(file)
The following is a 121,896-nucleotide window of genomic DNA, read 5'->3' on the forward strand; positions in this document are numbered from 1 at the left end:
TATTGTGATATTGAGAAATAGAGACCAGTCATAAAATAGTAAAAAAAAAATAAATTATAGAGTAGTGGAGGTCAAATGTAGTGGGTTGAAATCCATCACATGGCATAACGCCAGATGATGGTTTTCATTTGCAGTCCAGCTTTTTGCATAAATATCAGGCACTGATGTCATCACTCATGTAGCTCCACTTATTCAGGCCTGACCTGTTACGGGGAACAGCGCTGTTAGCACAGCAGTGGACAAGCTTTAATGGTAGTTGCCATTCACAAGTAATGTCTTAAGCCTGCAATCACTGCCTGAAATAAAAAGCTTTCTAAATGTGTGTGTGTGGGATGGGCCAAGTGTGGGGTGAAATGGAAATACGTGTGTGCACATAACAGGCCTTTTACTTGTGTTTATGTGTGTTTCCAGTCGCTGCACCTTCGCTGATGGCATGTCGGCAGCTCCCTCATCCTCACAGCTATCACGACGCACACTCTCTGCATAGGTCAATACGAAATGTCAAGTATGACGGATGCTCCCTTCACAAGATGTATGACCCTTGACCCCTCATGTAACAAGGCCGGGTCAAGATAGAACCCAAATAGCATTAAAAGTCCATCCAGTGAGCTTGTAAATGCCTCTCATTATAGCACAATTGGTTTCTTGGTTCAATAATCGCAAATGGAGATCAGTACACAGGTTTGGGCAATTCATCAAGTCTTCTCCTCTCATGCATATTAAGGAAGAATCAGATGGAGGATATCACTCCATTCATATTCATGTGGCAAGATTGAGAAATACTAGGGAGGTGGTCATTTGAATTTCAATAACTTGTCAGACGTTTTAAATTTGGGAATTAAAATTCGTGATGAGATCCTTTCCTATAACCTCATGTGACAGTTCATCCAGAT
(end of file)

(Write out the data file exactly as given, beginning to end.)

The following is a 121,896-nucleotide window of genomic DNA, read 5'->3' on the forward strand; positions in this document are numbered from 1 at the left end:
TATTGTGATATTGAGAAATAGAGACCAGTCATAAAATAGTAAAAAAAAAATAAATTATAGAGTAGTGGAGGTCAAATGTAGTGGGTTGAAATCCATCACATGGCATAACGCCAGATGATGGTTTTCATTTGCAGTCCAGCTTTTTGCATAAATATCAGGCACTGATGTCATCACTCATGTAGCTCCACTTATTCAGGCCTGACCTGTTACGGGGAACAGCGCTGTTAGCACAGCAGTGGACAAGCTTTAATGGTAGTTGCCATTCACAAGTAATGTCTTAAGCCTGCAATCACTGCCTGAAATAAAAAGCTTTCTAAATGTGTGTGTGTGGGATGGGCCAAGTGTGGGGTGAAATGGAAATACGTGTGTGCACATAACAGGCCTTTTACTTGTGTTTATGTGTGTTTCCAGTCGCTGCACCTTCGCTGATGGCATGTCGGCAGCTCCCTCATCCTCACAGCTATCACGACGCACACTCTCTGCATAGGTCAATACGAAATGTCAAGTATGACGGATGCTCCCTTCACAAGATGTATGACCCTTGACCCCTCATGTAACAAGGCCGGGTCAAGATAGAACCCAAATAGCATTAAAAGTCCATCCAGTGAGCTTGTAAATGCCTCTCATTATAGCACAATTGGTTTCTTGGTTCAATAATCGCAAATGGAGATCAGTACACAGGTTTGGGCAATTCATCAAGTCTTCTCCTCTCATGCATATTAAGGAAGAATCAGATGGAGGATATCACTCCATTCATATTCATGTGGCAAGATTGAGAAATACTAGGGAGGTGGTCATTTGAATTTCAATAACTTGTCAGACGTTTTAAATTTGGGAATTAAAATTCGTGATGAGATCCTTTCCTATAACCTCATGTGACAGTTCATCCAGAT